Tennessee Wilderness: Celebrating 50 years of people, place, and promise

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KNOXVILLE, TENN— September 3, 2014 marks the 50th anniversary of the Wilderness Act.  In recognition of this memorable anniversary various groups and organizations are sponsoring a celebration on September 3rd from 6:00 pm to 9:00 pm at the East Tennessee History Center in downtown Knoxville.

The Wilderness Act of 1964 was landmark legislation and has protected thousands of acres of Tennessee’s most beautiful natural wonders. “If you cherish the woods, waters, and wildlife of East Tennessee you don’t want to miss this event,” said Sandra Goss, Tennessee Citizens for Wilderness Planning.

Tennessee has played a key role in helping our nation realize the importance of protecting wild places that define America and represent freedom in the truest sense of the word. Celebrating this history, speakers at the event will tell the story of people, place, and promise.  Will Skelton, Sierra Club said, “I can’t imagine a better place than East Tennessee to celebrate wilderness.  After all, native Tennesseans such as Harvey Broome helped make the Wilderness Act a reality.”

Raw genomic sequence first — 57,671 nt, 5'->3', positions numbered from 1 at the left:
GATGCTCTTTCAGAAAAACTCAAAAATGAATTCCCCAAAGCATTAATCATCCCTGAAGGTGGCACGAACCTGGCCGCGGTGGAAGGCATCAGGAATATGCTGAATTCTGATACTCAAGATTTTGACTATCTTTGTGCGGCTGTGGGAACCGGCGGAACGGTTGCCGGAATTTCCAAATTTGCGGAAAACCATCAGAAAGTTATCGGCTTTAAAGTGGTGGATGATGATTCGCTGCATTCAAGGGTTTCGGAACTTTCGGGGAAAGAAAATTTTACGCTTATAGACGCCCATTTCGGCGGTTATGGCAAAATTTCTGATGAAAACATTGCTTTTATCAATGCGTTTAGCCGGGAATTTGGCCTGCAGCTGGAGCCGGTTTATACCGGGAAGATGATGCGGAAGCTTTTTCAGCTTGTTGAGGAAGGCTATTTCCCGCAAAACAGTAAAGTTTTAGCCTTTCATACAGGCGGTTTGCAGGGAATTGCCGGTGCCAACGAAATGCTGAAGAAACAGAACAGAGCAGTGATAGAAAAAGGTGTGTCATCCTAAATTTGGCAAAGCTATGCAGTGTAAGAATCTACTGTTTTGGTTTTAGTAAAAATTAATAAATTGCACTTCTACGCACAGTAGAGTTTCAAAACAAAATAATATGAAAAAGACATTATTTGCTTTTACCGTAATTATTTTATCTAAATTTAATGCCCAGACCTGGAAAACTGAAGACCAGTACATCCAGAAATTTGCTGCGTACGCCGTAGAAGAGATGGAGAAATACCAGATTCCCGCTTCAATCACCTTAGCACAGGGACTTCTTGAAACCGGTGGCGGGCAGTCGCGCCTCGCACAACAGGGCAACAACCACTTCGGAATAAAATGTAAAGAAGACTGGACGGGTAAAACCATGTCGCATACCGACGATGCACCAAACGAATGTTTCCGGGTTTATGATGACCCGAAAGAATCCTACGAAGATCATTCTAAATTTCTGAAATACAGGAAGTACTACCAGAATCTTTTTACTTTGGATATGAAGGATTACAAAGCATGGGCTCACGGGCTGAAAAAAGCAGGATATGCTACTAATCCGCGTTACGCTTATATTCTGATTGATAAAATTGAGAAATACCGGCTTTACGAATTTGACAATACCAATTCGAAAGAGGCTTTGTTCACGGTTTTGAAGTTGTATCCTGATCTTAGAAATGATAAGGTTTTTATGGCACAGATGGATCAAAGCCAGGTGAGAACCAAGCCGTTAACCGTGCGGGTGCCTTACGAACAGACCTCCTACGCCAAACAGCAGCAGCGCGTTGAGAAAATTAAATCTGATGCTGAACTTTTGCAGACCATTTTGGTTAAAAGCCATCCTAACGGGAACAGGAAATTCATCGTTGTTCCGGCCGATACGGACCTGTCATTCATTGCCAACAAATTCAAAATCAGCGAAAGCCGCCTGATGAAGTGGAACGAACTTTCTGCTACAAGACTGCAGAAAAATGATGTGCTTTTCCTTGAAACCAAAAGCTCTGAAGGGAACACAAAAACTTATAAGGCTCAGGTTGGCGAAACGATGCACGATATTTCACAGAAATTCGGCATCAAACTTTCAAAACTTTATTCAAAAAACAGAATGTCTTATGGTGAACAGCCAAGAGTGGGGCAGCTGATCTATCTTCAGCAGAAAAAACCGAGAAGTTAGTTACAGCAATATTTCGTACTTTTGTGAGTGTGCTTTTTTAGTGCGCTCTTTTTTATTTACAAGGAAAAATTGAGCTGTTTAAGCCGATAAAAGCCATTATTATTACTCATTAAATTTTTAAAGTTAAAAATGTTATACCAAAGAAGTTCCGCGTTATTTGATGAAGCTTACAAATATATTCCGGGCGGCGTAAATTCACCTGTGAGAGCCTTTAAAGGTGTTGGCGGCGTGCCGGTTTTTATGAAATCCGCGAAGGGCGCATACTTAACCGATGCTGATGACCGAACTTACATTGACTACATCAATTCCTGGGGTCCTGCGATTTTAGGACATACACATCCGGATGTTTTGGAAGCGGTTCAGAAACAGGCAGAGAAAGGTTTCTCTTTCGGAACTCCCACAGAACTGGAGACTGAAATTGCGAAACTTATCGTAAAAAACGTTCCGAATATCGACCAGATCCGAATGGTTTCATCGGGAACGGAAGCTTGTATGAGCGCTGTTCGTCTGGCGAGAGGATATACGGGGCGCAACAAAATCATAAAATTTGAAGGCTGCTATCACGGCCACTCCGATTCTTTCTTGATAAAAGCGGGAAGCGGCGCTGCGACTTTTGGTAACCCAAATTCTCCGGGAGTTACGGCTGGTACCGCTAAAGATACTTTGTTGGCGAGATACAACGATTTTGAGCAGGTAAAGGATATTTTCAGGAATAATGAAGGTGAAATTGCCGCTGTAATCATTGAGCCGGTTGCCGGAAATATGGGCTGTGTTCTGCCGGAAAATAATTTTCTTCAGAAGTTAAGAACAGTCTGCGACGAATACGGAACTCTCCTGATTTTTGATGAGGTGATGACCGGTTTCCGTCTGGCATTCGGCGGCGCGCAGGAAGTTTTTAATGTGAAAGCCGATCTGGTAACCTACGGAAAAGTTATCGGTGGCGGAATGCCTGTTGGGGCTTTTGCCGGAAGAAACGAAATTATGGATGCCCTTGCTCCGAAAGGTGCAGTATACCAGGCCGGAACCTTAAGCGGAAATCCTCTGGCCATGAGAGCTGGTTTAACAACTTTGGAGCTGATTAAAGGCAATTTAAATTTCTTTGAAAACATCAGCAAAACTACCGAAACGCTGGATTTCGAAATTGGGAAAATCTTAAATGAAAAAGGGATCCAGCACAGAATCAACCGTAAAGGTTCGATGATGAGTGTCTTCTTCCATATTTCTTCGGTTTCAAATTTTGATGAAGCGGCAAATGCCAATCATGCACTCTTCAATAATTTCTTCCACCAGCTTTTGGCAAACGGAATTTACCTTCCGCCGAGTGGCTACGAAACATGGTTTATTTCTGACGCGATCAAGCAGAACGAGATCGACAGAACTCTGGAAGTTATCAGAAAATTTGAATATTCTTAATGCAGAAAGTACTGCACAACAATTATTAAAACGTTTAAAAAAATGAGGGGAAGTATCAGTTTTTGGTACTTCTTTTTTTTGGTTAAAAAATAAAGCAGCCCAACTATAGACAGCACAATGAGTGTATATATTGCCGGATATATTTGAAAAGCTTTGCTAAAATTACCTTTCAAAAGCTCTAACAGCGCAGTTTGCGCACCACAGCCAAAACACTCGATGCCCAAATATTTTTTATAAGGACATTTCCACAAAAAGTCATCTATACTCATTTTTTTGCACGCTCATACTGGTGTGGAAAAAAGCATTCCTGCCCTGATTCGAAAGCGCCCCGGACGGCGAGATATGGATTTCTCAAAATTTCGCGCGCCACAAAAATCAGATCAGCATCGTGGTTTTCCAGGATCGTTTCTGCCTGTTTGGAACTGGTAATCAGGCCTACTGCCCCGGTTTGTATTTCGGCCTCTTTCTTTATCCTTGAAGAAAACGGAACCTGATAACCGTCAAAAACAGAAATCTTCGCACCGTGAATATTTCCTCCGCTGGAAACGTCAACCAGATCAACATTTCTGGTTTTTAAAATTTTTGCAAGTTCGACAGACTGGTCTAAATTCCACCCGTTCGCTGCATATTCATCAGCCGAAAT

The evening will take participants on a journey to explore what wilderness means in Tennessee, why it is more important than ever, and what the future holds for the next 50 years of this natural legacy. “It is our responsibility to be stewards of these lands and we hope to inspire people to join us in protecting this enduring resource,” Bill Hodge, Southern Appalachian Wilderness Stewards said.

Regional conservation organization, Wild South, will host the festivities.  “We believe celebrating this landmark legislation with our friends and partners in the Volunteer State is a great way to honor our past, take pride in the present, and look ahead to the future”, said Ben Prater, Wild South.

The evening will feature Bill Meadows, past President of the Wilderness Society; Charles Maynard, UMC Minister and storyteller; and a keynote address delivered by Mary Wagner, Associate Chief of the U.S. Forest Service.   JaSal Morris, Cherokee National Forest Supervisor said, “We are delighted to welcome the Associate Chief to this important event and to the Cherokee National Forest, which manages over 66,000 acres of wilderness.”

The event will include light hors d’oeuvres, refreshments, door prizes, museum tours (4:00-6:00 pm) and plenty of time to socialize.

The event is sponsored by the U.S. Forest Service, Wild South, Smoky Mountains Hiking Club, The TN Wild Coalition, Southern Appalachian Wilderness Stewards, The Wilderness Society, East Tennessee History Center, Cherokee Forest Voices, Tennessee Citizens for Wilderness Planning, and Sierra Club.

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